Since then, Gibson said, the department has overhauled the instructional program at Rikers to have a stronger academic focus. She said, “We’re working to make sure they’re productive in the work they’re doing… and they’re not going to be latched on to their mistakes forever and ever and ever.”

School safety

Hiring more security officers in Memphis after school shootings could have unintended consequences

PHOTO: Jahi Chikwendiu/The Washington Post/Getty Images

Tennessee’s largest district, Shelby County Schools, is slated to add more school resource officers under the proposed budget for next school year.

Superintendent Dorsey Hopson earmarked $2 million to hire 30 school resource officers in addition to the 98 already in some of its 150-plus schools. The school board is scheduled to vote on the budget Tuesday.

But an increase in law enforcement officers could have unintended consequences.

A new state law that bans local governments from refusing to cooperate with federal immigration officials could put school resource officers in an awkward position.

Tennessee Education Commissioner Candice McQueen recently reminded school personnel they are not obligated to release student information regarding immigration status. School resource officers employed by police or sheriff’s departments, however, do not answer to school districts. Shelby County Schools is still reviewing the law, but school board members have previously gone on the record emphasizing their commitment to protecting undocumented students.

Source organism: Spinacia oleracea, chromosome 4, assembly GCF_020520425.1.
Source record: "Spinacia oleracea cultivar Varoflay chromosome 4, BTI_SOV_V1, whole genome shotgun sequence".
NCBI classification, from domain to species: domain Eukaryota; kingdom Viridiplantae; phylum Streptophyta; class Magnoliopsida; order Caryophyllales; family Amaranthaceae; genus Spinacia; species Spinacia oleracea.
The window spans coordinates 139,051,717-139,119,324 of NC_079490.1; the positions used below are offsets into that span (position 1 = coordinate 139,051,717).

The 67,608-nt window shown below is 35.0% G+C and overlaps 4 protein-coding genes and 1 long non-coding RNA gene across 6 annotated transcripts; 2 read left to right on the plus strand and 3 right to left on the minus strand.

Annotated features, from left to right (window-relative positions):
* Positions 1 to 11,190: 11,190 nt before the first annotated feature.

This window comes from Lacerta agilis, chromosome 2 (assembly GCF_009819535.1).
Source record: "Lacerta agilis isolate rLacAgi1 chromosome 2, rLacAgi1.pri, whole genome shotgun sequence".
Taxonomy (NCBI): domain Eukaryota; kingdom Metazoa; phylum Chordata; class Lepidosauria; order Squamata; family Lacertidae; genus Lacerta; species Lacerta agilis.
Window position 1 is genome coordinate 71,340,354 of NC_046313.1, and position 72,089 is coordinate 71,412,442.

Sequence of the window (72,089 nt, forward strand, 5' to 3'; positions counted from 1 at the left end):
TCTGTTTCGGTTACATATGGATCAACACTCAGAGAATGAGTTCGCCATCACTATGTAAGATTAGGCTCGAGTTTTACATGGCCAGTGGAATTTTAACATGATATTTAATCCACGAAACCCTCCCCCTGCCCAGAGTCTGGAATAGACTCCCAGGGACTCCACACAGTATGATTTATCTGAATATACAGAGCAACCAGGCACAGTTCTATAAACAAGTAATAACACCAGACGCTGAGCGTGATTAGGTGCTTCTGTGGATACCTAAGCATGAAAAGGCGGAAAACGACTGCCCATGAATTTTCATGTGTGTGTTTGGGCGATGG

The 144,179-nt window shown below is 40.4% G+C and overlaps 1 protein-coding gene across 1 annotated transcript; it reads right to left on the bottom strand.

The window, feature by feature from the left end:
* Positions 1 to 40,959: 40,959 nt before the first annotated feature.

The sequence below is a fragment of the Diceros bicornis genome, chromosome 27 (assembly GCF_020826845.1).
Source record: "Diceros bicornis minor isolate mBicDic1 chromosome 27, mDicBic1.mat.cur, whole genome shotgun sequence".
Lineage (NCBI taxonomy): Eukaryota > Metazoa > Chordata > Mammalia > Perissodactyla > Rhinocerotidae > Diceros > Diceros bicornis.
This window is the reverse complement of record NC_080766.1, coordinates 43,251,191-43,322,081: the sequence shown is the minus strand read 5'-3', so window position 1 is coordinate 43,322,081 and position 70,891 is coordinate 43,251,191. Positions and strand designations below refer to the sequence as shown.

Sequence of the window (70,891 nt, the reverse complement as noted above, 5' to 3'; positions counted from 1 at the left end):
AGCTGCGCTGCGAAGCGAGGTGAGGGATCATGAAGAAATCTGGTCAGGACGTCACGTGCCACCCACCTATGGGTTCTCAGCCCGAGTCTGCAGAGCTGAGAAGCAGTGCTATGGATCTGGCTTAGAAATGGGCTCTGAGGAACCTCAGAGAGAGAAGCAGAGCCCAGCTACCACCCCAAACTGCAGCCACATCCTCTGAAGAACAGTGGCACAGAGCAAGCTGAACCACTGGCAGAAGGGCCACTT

“Right now we are just trying to get a better understanding of the law and the impact that it may have,” said Natalia Powers, a district spokeswoman.

Also, incidents of excessive force and racial bias toward black students have cropped up in recent years. Two white Memphis officers were fired in 2013 after hitting a black student and wrestling her to the ground because she was “yelling and cussing” on school grounds. And mothers of four elementary school students recently filed a lawsuit against a Murfreesboro officer who arrested them at school in 2016 for failing to break up a fight that occurred off-campus.

Just how common those incidents are in Memphis is unclear. In response to Chalkbeat’s query for the number and type of complaints in the last two school years, Shelby County Schools said it “does not have any documents responsive to this request.”